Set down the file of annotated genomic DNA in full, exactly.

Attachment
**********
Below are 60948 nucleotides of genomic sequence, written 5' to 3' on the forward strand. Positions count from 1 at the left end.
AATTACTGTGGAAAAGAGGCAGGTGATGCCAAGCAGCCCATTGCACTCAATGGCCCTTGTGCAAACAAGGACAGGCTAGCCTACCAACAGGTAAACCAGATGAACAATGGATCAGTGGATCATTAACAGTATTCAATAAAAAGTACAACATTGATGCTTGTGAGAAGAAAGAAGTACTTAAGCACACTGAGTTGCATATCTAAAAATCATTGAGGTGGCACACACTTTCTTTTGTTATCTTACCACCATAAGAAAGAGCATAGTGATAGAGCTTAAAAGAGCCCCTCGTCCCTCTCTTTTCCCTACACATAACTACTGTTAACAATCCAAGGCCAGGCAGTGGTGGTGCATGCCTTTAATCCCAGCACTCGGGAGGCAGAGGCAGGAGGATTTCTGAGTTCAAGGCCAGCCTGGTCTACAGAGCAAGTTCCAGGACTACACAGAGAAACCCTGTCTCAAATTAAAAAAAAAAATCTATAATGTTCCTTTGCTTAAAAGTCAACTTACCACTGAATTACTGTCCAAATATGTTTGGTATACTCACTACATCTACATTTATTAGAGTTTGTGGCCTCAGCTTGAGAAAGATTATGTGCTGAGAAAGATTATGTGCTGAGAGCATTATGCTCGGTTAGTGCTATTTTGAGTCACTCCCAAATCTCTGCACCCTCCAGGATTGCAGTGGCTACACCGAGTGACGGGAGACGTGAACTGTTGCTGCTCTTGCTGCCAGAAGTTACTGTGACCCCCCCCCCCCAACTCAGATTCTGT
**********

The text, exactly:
Below are 60948 nucleotides of genomic sequence, written 5' to 3' on the forward strand. Positions count from 1 at the left end.
AATTACTGTGGAAAAGAGGCAGGTGATGCCAAGCAGCCCATTGCACTCAATGGCCCTTGTGCAAACAAGGACAGGCTAGCCTACCAACAGGTAAACCAGATGAACAATGGATCAGTGGATCATTAACAGTATTCAATAAAAAGTACAACATTGATGCTTGTGAGAAGAAAGAAGTACTTAAGCACACTGAGTTGCATATCTAAAAATCATTGAGGTGGCACACACTTTCTTTTGTTATCTTACCACCATAAGAAAGAGCATAGTGATAGAGCTTAAAAGAGCCCCTCGTCCCTCTCTTTTCCCTACACATAACTACTGTTAACAATCCAAGGCCAGGCAGTGGTGGTGCATGCCTTTAATCCCAGCACTCGGGAGGCAGAGGCAGGAGGATTTCTGAGTTCAAGGCCAGCCTGGTCTACAGAGCAAGTTCCAGGACTACACAGAGAAACCCTGTCTCAAATTAAAAAAAAAAATCTATAATGTTCCTTTGCTTAAAAGTCAACTTACCACTGAATTACTGTCCAAATATGTTTGGTATACTCACTACATCTACATTTATTAGAGTTTGTGGCCTCAGCTTGAGAAAGATTATGTGCTGAGAAAGATTATGTGCTGAGAGCATTATGCTCGGTTAGTGCTATTTTGAGTCACTCCCAAATCTCTGCACCCTCCAGGATTGCAGTGGCTACACCGAGTGACGGGAGACGTGAACTGTTGCTGCTCTTGCTGCCAGAAGTTACTGTGACCCCCCCCCCCCAACTCAGATTCTGT